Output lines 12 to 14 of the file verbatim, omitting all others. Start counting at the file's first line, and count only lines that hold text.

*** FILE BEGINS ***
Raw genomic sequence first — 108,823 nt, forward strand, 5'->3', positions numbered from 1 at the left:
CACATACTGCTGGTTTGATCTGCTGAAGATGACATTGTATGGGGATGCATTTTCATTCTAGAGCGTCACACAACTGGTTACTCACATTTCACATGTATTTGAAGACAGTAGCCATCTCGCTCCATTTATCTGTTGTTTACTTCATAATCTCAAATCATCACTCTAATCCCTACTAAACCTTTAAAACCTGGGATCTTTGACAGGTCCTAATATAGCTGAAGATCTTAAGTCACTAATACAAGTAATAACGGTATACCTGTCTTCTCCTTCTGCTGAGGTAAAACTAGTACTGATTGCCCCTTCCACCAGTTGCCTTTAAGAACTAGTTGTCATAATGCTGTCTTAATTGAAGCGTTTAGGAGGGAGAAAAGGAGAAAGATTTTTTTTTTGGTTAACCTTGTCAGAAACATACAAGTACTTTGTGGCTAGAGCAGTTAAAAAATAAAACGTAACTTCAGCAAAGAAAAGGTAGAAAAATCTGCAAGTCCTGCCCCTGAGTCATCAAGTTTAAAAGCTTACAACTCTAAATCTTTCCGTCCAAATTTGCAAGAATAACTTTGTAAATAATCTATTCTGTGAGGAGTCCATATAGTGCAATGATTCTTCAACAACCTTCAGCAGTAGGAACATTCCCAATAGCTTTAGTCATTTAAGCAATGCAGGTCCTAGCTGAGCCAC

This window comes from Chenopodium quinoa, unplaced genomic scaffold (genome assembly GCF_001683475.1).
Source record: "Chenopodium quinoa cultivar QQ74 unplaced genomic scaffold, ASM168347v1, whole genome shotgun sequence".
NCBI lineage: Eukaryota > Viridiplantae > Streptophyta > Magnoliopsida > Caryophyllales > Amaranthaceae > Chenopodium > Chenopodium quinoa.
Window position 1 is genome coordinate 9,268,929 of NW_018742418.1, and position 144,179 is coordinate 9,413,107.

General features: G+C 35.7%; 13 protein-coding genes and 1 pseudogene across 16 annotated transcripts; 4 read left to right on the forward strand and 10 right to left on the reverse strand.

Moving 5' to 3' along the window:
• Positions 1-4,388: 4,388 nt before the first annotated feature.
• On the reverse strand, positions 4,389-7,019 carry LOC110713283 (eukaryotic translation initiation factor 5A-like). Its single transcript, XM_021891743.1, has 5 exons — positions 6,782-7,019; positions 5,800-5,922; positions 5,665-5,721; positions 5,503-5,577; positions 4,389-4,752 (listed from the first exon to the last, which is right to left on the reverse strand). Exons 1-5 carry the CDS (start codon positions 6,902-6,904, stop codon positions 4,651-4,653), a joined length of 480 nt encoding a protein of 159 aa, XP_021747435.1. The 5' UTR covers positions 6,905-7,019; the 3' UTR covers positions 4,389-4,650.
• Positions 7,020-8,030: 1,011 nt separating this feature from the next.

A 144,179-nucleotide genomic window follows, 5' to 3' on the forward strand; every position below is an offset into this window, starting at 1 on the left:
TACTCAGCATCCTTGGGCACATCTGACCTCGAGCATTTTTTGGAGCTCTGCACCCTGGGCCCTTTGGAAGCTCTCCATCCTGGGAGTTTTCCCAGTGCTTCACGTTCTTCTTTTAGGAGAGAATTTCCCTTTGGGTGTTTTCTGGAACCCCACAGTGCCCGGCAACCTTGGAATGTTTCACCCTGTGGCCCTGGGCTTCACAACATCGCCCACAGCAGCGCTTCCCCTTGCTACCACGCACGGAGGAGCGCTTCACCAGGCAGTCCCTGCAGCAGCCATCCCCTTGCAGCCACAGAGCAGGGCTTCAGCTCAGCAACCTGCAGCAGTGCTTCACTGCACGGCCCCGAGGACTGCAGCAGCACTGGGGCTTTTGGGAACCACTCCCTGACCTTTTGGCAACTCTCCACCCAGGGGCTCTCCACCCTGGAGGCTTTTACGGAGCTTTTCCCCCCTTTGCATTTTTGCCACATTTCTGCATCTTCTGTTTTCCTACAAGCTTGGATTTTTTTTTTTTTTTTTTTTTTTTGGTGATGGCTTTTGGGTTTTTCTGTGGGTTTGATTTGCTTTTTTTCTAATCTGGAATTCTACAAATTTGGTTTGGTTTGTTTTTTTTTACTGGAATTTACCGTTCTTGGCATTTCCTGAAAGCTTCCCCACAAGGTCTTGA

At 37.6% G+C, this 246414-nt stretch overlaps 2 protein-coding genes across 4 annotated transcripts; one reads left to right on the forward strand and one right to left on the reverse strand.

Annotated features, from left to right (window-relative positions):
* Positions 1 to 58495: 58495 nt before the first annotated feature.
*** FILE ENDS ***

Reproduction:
A 144,179-nucleotide genomic window follows, 5' to 3' on the forward strand; every position below is an offset into this window, starting at 1 on the left:
TACTCAGCATCCTTGGGCACATCTGACCTCGAGCATTTTTTGGAGCTCTGCACCCTGGGCCCTTTGGAAGCTCTCCATCCTGGGAGTTTTCCCAGTGCTTCACGTTCTTCTTTTAGGAGAGAATTTCCCTTTGGGTGTTTTCTGGAACCCCACAGTGCCCGGCAACCTTGGAATGTTTCACCCTGTGGCCCTGGGCTTCACAACATCGCCCACAGCAGCGCTTCCCCTTGCTACCACGCACGGAGGAGCGCTTCACCAGGCAGTCCCTGCAGCAGCCATCCCCTTGCAGCCACAGAGCAGGGCTTCAGCTCAGCAACCTGCAGCAGTGCTTCACTGCACGGCCCCGAGGACTGCAGCAGCACTGGGGCTTTTGGGAACCACTCCCTGACCTTTTGGCAACTCTCCACCCAGGGGCTCTCCACCCTGGAGGCTTTTACGGAGCTTTTCCCCCCTTTGCATTTTTGCCACATTTCTGCATCTTCTGTTTTCCTACAAGCTTGGATTTTTTTTTTTTTTTTTTTTTTTTGGTGATGGCTTTTGGGTTTTTCTGTGGGTTTGATTTGCTTTTTTTCTAATCTGGAATTCTACAAATTTGGTTTGGTTTGTTTTTTTTTACTGGAATTTACCGTTCTTGGCATTTCCTGAAAGCTTCCCCACAAGGTCTTGA

At 37.6% G+C, this 246414-nt stretch overlaps 2 protein-coding genes across 4 annotated transcripts; one reads left to right on the forward strand and one right to left on the reverse strand.